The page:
Small but mighty western toads have places to go, and we need to help them get there.




I remember well the pitter-patter of tiny toad feet on my lawn when I was a child growing up across from the swamp on the Comox Lake Road. Each summer, as the tiny toadlets migrated up through our yard toward greener pastures, they would rest for a while under the cool sandstone rocks surrounding the small pond beside our house. My sister and I would carefully lift them up over large objects and cheer them on as they crossed the many obstacles in their path.

I see now how lucky we were to be on their migratory route and to enjoy their visits each year. Not everyone is fortunate enough to live on a tiny-toad superhighway.

In Cumberland, we are truly blessed to have a seemingly robust population of western toads (Anaxyrus boreas) living right in our backyards. Anyone who has spent time outdoors in July and August has likely come across them and admired the persistence and grit of these teensy creatures moving through the forest and along the trails.

With this blessing also comes the responsibility to help the species survive. The western toad has been listed as a federal species at risk since 2002, primarily due to the threats of the infectious disease chytridiomycosis and mortality associated with habitat fragmentation, roads, and other human activity.

One of the coolest things about western toads—which unfortunately also contributes to their vulnerability—is that they undertake a biannual mass migration. In late July and early August, freshly metamorphosed toadlets migrate up to five kilometres from their breeding ponds to their upland overwintering habitat, where they stay burrowed in the soil for the colder months.

In the spring, breeding adults return to their ponds of origin to lay long strands of tiny black eggs, which then hatch into swarms of black tadpoles, which then metamorphose into juvenile toadlets. Then the mass journey to their winter habitat occurs again. During this migration, thousands of toads move together across the landscape, covering the earth completely with their tiny bodies.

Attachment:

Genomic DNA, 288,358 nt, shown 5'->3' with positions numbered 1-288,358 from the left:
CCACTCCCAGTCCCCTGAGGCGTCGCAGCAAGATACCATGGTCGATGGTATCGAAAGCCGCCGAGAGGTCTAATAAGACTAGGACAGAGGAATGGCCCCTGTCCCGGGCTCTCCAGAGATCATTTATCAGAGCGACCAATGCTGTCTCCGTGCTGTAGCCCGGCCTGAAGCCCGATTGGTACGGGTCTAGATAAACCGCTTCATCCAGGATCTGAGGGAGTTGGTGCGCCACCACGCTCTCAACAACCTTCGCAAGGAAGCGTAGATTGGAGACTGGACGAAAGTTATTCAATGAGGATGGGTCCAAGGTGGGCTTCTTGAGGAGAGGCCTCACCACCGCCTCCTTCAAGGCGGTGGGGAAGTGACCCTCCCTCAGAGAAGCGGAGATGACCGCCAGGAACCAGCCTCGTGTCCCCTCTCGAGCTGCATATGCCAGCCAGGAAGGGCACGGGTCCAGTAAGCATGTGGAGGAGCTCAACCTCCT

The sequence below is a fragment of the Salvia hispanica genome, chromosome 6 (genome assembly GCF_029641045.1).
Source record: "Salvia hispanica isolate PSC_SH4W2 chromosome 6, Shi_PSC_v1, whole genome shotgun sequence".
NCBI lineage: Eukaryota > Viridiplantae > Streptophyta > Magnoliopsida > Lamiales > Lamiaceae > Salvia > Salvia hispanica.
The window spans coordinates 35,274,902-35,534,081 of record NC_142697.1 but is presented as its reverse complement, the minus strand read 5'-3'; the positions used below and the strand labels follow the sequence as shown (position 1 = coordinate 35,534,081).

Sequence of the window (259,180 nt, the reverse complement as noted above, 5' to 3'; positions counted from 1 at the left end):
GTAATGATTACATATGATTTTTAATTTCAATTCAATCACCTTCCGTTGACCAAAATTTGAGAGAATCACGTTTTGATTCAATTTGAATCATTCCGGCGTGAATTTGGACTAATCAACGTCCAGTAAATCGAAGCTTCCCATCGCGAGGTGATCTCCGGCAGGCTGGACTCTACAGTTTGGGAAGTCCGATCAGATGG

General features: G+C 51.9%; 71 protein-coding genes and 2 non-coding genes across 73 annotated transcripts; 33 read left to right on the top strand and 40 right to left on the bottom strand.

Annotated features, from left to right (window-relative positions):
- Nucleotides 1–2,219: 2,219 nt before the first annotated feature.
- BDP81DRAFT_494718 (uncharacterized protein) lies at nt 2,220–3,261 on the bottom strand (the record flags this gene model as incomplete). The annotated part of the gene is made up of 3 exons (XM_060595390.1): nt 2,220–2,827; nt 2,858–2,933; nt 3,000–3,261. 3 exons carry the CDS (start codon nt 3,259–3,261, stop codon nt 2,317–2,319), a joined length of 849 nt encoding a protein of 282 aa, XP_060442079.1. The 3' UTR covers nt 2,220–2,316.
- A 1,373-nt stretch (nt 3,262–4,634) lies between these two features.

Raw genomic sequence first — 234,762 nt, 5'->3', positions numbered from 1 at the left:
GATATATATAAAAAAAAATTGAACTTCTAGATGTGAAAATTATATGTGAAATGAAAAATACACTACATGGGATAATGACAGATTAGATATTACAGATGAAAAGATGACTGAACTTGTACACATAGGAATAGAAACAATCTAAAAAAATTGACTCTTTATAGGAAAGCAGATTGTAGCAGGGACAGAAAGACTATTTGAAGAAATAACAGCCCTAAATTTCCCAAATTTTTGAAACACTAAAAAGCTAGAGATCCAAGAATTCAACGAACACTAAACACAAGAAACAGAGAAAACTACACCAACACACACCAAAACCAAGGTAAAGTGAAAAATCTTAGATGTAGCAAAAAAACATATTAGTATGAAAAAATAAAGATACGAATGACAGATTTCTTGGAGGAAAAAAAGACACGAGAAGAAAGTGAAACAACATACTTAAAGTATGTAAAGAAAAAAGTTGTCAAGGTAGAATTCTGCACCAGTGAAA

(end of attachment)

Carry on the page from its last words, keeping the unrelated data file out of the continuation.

Unique to our area is the intersection of the mass migration routes with our renowned trail system. Last summer, with the debut of the new climbing trail (Sobo no Michi) and an increase in outdoor recreation due to COVID-19, the section of trail near Sykes Bridge became plastered with squashed toad carcasses during the migration period.

I have been watching the casual destruction of toads on our trails my entire life, but last summer it seemed to reach a critical mass, and a switch flipped inside me. The signs put up by the Cumberland Community Forest Society (CCFS), in collaboration with the United Riders of Cumberland (UROC) were a good reminder for those of us who already knew what to look for. However, many recreators must not have noticed the dime-sized toadlets in their path until their tires had squashed the life out of them.

As a board member of the CCFS, I took up the cause to try and find a better way for us to coexist with toads. While researching other municipalities where trails and migration routes intersect, I discovered that Whistler is a leader in toad conservation and research.

The Municipality of Whistler’s Environmental Stewardship Program has been studying and protecting the western toad population at Lost Lake since 2005. They’ve implemented infrastructure and imposed seasonal trail closures to protect the toads during their migration period, with great success: in 2020, they witnessed only 23 toadlet deaths during the migration period (the majority of which were the result of one tanker truck driving through a blocked-off road). To give some context, during peak hours an estimated 1,800 toads per hour may cross a trail.

It is clear that we need to improve the stewardship of our western toads. Therefore, this summer the CCFS will be working with local partners to protect the western toads during their migration. You can expect to see naturalist-staffed info tents in the Cumberland Recreation parking lot and temporary trail closures during their migration, which typically lasts two to three weeks, depending on the weather.

We will be canvassing the community for support with data collection and toad monitoring, because it will take a village to save the toads. If you would like to get involved, please email

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